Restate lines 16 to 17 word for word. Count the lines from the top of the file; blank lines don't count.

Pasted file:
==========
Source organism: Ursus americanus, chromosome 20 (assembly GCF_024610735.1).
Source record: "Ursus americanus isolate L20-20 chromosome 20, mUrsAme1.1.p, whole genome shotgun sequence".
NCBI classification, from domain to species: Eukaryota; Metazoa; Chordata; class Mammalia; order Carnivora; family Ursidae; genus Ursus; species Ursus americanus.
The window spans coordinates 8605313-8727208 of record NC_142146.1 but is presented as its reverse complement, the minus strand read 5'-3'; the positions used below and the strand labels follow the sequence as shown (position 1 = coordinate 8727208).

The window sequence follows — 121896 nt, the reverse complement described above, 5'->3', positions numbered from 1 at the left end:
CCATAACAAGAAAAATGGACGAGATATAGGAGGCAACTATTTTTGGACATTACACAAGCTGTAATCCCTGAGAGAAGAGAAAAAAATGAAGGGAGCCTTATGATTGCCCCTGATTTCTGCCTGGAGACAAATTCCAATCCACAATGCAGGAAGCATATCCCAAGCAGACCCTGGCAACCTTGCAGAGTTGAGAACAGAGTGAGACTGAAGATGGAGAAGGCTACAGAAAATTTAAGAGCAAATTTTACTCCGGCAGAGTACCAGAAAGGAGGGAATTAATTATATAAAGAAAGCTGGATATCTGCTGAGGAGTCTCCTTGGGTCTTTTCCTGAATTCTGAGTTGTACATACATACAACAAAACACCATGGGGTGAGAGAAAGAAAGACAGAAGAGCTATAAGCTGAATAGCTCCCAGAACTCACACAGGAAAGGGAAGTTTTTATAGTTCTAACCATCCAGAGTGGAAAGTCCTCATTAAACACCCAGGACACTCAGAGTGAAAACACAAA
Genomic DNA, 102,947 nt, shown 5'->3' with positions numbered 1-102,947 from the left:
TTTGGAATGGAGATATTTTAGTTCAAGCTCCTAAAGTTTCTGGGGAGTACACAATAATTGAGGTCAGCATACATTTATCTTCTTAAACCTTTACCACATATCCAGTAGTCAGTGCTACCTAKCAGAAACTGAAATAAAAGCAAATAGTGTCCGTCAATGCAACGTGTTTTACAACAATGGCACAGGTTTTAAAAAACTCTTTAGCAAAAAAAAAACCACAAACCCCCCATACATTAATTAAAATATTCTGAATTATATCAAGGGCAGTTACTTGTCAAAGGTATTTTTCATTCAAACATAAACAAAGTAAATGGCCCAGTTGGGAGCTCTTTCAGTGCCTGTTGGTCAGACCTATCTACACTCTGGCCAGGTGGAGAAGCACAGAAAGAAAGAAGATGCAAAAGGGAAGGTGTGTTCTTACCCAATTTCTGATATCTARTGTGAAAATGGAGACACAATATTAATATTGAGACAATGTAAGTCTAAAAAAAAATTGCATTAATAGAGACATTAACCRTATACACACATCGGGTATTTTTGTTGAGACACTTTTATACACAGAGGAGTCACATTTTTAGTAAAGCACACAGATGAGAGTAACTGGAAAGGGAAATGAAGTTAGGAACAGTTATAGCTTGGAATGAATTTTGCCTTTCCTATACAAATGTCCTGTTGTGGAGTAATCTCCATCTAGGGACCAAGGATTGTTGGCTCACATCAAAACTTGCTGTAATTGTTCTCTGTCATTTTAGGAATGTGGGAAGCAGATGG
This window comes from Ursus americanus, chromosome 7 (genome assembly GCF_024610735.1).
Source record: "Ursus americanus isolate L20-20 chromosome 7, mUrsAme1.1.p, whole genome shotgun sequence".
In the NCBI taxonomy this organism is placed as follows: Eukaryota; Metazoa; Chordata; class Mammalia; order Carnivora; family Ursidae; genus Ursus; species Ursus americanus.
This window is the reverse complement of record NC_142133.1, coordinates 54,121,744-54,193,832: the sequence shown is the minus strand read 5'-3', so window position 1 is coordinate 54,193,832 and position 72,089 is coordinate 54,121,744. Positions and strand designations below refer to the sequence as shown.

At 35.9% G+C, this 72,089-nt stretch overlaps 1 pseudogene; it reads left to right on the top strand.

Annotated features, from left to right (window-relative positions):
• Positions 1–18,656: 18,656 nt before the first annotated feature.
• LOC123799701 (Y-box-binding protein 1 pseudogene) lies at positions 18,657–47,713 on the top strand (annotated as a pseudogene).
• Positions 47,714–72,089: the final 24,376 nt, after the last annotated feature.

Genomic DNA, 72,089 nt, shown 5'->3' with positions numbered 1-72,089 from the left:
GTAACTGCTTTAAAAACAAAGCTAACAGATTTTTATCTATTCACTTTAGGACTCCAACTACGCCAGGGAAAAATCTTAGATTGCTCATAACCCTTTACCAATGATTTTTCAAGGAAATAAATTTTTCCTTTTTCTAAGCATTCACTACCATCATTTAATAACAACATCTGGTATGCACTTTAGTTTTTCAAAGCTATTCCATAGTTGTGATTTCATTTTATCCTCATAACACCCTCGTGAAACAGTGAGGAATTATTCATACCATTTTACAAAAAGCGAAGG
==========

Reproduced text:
• LOC123799701 (Y-box-binding protein 1 pseudogene) lies at positions 18,657–47,713 on the top strand (annotated as a pseudogene).
• Positions 47,714–72,089: the final 24,376 nt, after the last annotated feature.